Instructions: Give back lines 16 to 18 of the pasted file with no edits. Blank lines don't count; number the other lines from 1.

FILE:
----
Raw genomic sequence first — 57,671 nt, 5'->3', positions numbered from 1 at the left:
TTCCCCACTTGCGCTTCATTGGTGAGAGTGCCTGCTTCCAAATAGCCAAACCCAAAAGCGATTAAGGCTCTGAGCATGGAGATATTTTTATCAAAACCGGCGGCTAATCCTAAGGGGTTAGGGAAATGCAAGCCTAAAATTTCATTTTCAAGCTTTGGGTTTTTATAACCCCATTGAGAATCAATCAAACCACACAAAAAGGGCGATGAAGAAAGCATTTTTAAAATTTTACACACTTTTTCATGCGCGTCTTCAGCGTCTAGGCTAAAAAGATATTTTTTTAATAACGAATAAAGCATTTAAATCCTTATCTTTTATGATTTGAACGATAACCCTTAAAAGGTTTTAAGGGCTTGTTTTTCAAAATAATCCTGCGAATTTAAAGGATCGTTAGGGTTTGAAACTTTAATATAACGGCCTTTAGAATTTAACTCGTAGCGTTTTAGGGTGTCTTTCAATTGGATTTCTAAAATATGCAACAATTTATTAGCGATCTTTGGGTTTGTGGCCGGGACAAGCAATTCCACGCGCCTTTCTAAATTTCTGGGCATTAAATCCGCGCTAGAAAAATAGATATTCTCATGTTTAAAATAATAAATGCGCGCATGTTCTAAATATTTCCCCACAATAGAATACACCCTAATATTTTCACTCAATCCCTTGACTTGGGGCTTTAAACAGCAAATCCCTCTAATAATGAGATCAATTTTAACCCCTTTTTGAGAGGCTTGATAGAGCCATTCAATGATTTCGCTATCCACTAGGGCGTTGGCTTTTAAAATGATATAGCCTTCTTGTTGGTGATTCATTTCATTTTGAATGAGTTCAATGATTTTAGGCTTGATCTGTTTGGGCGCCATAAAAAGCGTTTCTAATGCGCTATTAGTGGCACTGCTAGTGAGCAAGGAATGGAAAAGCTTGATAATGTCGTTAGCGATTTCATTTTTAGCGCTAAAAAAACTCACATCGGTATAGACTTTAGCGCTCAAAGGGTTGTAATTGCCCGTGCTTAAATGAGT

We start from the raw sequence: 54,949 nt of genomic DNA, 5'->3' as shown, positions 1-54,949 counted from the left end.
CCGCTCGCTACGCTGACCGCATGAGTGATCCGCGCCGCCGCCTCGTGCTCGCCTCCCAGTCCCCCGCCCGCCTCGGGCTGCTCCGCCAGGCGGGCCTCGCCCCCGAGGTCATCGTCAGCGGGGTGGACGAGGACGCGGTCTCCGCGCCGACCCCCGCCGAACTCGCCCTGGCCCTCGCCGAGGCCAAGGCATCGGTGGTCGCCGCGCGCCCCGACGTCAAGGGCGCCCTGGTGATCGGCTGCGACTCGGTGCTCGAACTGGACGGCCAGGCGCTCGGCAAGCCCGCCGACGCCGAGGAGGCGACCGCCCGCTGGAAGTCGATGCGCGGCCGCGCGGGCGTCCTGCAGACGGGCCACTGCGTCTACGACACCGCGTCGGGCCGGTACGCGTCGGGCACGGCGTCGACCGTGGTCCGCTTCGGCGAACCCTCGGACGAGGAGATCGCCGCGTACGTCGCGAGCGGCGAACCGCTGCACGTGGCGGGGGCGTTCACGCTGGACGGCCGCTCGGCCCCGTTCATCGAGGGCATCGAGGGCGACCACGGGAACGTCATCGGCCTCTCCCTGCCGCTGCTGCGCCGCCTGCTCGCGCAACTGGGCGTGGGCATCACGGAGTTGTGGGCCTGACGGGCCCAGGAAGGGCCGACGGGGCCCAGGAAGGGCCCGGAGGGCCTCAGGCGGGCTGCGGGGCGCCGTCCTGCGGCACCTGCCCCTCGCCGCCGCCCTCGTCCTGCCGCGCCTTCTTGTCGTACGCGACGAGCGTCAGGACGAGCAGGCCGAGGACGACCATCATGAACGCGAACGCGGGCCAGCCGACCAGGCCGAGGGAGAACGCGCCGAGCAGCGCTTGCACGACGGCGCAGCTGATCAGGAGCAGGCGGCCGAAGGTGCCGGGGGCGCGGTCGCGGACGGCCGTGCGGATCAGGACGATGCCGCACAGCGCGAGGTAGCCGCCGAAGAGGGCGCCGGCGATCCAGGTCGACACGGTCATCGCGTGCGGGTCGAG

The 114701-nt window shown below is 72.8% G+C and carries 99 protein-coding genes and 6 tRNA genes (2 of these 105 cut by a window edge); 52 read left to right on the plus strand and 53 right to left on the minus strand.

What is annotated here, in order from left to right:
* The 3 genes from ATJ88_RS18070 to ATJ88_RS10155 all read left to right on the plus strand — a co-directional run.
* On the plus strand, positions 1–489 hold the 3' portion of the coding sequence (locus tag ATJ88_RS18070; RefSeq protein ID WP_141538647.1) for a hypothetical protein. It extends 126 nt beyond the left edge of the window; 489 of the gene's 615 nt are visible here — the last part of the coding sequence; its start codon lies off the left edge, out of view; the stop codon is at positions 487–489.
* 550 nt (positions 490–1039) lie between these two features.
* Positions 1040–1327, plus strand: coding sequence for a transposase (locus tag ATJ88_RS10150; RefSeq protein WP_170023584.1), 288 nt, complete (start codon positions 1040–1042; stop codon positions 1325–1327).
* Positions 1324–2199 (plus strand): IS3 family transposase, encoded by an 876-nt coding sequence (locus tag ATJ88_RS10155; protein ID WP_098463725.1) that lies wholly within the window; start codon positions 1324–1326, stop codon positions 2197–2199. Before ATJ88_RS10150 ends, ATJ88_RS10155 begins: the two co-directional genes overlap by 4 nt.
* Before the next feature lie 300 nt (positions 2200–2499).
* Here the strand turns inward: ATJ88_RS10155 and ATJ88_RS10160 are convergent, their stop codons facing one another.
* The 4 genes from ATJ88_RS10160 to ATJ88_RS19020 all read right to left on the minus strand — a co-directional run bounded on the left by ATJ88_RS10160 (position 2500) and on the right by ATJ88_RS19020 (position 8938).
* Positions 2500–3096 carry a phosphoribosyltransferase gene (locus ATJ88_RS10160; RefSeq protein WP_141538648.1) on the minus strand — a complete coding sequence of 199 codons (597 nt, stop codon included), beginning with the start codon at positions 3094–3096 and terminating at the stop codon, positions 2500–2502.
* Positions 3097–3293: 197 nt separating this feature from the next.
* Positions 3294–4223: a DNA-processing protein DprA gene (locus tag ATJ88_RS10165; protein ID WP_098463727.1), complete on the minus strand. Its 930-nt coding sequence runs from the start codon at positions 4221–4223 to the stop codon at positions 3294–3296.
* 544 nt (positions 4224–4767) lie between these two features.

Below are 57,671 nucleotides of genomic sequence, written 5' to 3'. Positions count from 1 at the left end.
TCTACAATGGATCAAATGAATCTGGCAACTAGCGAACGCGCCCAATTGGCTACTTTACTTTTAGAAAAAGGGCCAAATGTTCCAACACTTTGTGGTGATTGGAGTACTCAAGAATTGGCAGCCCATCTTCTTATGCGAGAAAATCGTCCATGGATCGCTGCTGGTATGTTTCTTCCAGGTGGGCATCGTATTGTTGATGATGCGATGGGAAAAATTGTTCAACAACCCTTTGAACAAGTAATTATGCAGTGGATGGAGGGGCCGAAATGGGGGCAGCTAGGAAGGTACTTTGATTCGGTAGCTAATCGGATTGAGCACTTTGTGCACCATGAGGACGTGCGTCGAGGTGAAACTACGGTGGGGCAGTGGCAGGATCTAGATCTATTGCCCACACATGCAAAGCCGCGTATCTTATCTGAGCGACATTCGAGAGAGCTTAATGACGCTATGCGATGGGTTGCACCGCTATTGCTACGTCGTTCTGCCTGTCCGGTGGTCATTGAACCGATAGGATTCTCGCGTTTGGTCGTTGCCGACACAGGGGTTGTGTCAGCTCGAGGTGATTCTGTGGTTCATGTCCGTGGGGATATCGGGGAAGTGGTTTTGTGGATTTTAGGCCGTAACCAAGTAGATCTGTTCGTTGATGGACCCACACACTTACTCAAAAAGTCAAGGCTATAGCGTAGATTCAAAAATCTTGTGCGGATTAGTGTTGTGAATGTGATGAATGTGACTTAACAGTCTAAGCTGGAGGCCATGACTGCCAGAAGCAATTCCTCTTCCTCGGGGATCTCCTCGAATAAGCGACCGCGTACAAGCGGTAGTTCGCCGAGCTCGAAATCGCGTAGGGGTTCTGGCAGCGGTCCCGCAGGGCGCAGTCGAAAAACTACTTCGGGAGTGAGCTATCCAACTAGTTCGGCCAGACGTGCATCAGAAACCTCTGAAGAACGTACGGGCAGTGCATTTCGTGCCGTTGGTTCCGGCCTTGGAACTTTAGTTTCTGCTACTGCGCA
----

* Positions 3097–3293: 197 nt separating this feature from the next.
* Positions 3294–4223: a DNA-processing protein DprA gene (locus tag ATJ88_RS10165; protein ID WP_098463727.1), complete on the minus strand. Its 930-nt coding sequence runs from the start codon at positions 4221–4223 to the stop codon at positions 3294–3296.
* 544 nt (positions 4224–4767) lie between these two features.